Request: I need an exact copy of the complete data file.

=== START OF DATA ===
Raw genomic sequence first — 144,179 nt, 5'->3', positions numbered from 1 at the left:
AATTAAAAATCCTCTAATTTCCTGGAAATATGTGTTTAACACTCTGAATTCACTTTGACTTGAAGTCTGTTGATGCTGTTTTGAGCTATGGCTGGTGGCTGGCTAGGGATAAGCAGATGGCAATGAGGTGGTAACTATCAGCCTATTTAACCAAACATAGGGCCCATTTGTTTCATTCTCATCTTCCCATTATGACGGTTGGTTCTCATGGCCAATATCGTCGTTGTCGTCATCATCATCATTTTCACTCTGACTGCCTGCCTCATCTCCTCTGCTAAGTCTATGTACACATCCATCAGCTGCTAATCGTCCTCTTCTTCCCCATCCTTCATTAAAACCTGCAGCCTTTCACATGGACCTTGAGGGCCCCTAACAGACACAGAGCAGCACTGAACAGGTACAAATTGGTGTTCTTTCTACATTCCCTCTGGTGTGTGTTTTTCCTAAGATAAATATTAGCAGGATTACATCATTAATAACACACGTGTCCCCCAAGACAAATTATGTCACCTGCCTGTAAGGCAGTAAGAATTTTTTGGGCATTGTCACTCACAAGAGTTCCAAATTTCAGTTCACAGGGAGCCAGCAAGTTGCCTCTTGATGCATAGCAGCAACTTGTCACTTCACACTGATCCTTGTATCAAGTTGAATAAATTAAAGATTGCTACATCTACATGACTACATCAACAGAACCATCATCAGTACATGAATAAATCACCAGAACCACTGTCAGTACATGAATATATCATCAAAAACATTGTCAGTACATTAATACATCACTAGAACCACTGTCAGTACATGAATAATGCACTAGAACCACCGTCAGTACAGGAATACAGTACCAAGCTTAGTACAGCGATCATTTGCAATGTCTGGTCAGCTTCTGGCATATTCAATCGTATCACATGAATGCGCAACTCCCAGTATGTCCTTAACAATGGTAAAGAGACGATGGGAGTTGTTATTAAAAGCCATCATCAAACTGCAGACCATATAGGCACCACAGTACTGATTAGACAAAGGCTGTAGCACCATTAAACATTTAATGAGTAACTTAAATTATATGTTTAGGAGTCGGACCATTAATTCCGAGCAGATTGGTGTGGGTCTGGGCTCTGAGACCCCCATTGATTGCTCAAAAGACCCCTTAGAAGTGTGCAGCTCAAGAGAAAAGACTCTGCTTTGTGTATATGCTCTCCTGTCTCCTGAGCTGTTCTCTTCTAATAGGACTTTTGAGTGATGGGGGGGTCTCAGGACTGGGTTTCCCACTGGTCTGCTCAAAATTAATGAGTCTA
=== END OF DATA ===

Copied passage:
Raw genomic sequence first — 144,179 nt, 5'->3', positions numbered from 1 at the left:
AATTAAAAATCCTCTAATTTCCTGGAAATATGTGTTTAACACTCTGAATTCACTTTGACTTGAAGTCTGTTGATGCTGTTTTGAGCTATGGCTGGTGGCTGGCTAGGGATAAGCAGATGGCAATGAGGTGGTAACTATCAGCCTATTTAACCAAACATAGGGCCCATTTGTTTCATTCTCATCTTCCCATTATGACGGTTGGTTCTCATGGCCAATATCGTCGTTGTCGTCATCATCATCATTTTCACTCTGACTGCCTGCCTCATCTCCTCTGCTAAGTCTATGTACACATCCATCAGCTGCTAATCGTCCTCTTCTTCCCCATCCTTCATTAAAACCTGCAGCCTTTCACATGGACCTTGAGGGCCCCTAACAGACACAGAGCAGCACTGAACAGGTACAAATTGGTGTTCTTTCTACATTCCCTCTGGTGTGTGTTTTTCCTAAGATAAATATTAGCAGGATTACATCATTAATAACACACGTGTCCCCCAAGACAAATTATGTCACCTGCCTGTAAGGCAGTAAGAATTTTTTGGGCATTGTCACTCACAAGAGTTCCAAATTTCAGTTCACAGGGAGCCAGCAAGTTGCCTCTTGATGCATAGCAGCAACTTGTCACTTCACACTGATCCTTGTATCAAGTTGAATAAATTAAAGATTGCTACATCTACATGACTACATCAACAGAACCATCATCAGTACATGAATAAATCACCAGAACCACTGTCAGTACATGAATATATCATCAAAAACATTGTCAGTACATTAATACATCACTAGAACCACTGTCAGTACATGAATAATGCACTAGAACCACCGTCAGTACAGGAATACAGTACCAAGCTTAGTACAGCGATCATTTGCAATGTCTGGTCAGCTTCTGGCATATTCAATCGTATCACATGAATGCGCAACTCCCAGTATGTCCTTAACAATGGTAAAGAGACGATGGGAGTTGTTATTAAAAGCCATCATCAAACTGCAGACCATATAGGCACCACAGTACTGATTAGACAAAGGCTGTAGCACCATTAAACATTTAATGAGTAACTTAAATTATATGTTTAGGAGTCGGACCATTAATTCCGAGCAGATTGGTGTGGGTCTGGGCTCTGAGACCCCCATTGATTGCTCAAAAGACCCCTTAGAAGTGTGCAGCTCAAGAGAAAAGACTCTGCTTTGTGTATATGCTCTCCTGTCTCCTGAGCTGTTCTCTTCTAATAGGACTTTTGAGTGATGGGGGGGTCTCAGGACTGGGTTTCCCACTGGTCTGCTCAAAATTAATGAGTCTA